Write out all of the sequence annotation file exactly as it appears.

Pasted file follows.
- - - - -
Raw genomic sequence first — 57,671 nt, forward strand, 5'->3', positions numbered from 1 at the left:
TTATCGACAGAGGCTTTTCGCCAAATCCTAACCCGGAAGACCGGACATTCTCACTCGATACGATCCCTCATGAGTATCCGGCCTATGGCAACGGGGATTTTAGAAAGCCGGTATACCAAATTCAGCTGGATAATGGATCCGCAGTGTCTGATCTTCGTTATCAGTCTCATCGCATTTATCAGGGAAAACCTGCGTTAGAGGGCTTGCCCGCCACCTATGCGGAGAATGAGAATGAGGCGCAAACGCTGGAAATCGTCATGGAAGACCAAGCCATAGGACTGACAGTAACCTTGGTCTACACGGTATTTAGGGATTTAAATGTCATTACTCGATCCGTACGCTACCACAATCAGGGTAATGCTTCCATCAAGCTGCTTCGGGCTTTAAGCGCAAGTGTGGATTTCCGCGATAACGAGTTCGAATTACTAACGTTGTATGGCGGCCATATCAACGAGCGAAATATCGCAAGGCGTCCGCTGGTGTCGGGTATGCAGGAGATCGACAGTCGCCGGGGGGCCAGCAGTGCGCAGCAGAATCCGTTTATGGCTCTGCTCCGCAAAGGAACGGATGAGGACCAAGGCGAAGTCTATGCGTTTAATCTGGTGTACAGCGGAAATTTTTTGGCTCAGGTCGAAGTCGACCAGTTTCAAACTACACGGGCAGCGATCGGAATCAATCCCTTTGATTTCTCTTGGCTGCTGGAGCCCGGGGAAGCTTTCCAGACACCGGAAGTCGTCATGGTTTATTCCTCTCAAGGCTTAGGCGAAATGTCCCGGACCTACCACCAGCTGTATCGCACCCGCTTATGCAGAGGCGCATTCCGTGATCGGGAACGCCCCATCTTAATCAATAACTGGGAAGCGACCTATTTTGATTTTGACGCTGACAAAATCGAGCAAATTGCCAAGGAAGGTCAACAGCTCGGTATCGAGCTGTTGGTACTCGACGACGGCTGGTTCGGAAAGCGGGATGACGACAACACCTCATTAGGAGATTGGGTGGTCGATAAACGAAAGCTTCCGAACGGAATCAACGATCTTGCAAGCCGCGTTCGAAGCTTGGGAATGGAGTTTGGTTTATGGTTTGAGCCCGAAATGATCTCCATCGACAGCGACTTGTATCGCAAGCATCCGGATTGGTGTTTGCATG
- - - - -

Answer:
Raw genomic sequence first — 57,671 nt, forward strand, 5'->3', positions numbered from 1 at the left:
TTATCGACAGAGGCTTTTCGCCAAATCCTAACCCGGAAGACCGGACATTCTCACTCGATACGATCCCTCATGAGTATCCGGCCTATGGCAACGGGGATTTTAGAAAGCCGGTATACCAAATTCAGCTGGATAATGGATCCGCAGTGTCTGATCTTCGTTATCAGTCTCATCGCATTTATCAGGGAAAACCTGCGTTAGAGGGCTTGCCCGCCACCTATGCGGAGAATGAGAATGAGGCGCAAACGCTGGAAATCGTCATGGAAGACCAAGCCATAGGACTGACAGTAACCTTGGTCTACACGGTATTTAGGGATTTAAATGTCATTACTCGATCCGTACGCTACCACAATCAGGGTAATGCTTCCATCAAGCTGCTTCGGGCTTTAAGCGCAAGTGTGGATTTCCGCGATAACGAGTTCGAATTACTAACGTTGTATGGCGGCCATATCAACGAGCGAAATATCGCAAGGCGTCCGCTGGTGTCGGGTATGCAGGAGATCGACAGTCGCCGGGGGGCCAGCAGTGCGCAGCAGAATCCGTTTATGGCTCTGCTCCGCAAAGGAACGGATGAGGACCAAGGCGAAGTCTATGCGTTTAATCTGGTGTACAGCGGAAATTTTTTGGCTCAGGTCGAAGTCGACCAGTTTCAAACTACACGGGCAGCGATCGGAATCAATCCCTTTGATTTCTCTTGGCTGCTGGAGCCCGGGGAAGCTTTCCAGACACCGGAAGTCGTCATGGTTTATTCCTCTCAAGGCTTAGGCGAAATGTCCCGGACCTACCACCAGCTGTATCGCACCCGCTTATGCAGAGGCGCATTCCGTGATCGGGAACGCCCCATCTTAATCAATAACTGGGAAGCGACCTATTTTGATTTTGACGCTGACAAAATCGAGCAAATTGCCAAGGAAGGTCAACAGCTCGGTATCGAGCTGTTGGTACTCGACGACGGCTGGTTCGGAAAGCGGGATGACGACAACACCTCATTAGGAGATTGGGTGGTCGATAAACGAAAGCTTCCGAACGGAATCAACGATCTTGCAAGCCGCGTTCGAAGCTTGGGAATGGAGTTTGGTTTATGGTTTGAGCCCGAAATGATCTCCATCGACAGCGACTTGTATCGCAAGCATCCGGATTGGTGTTTGCATG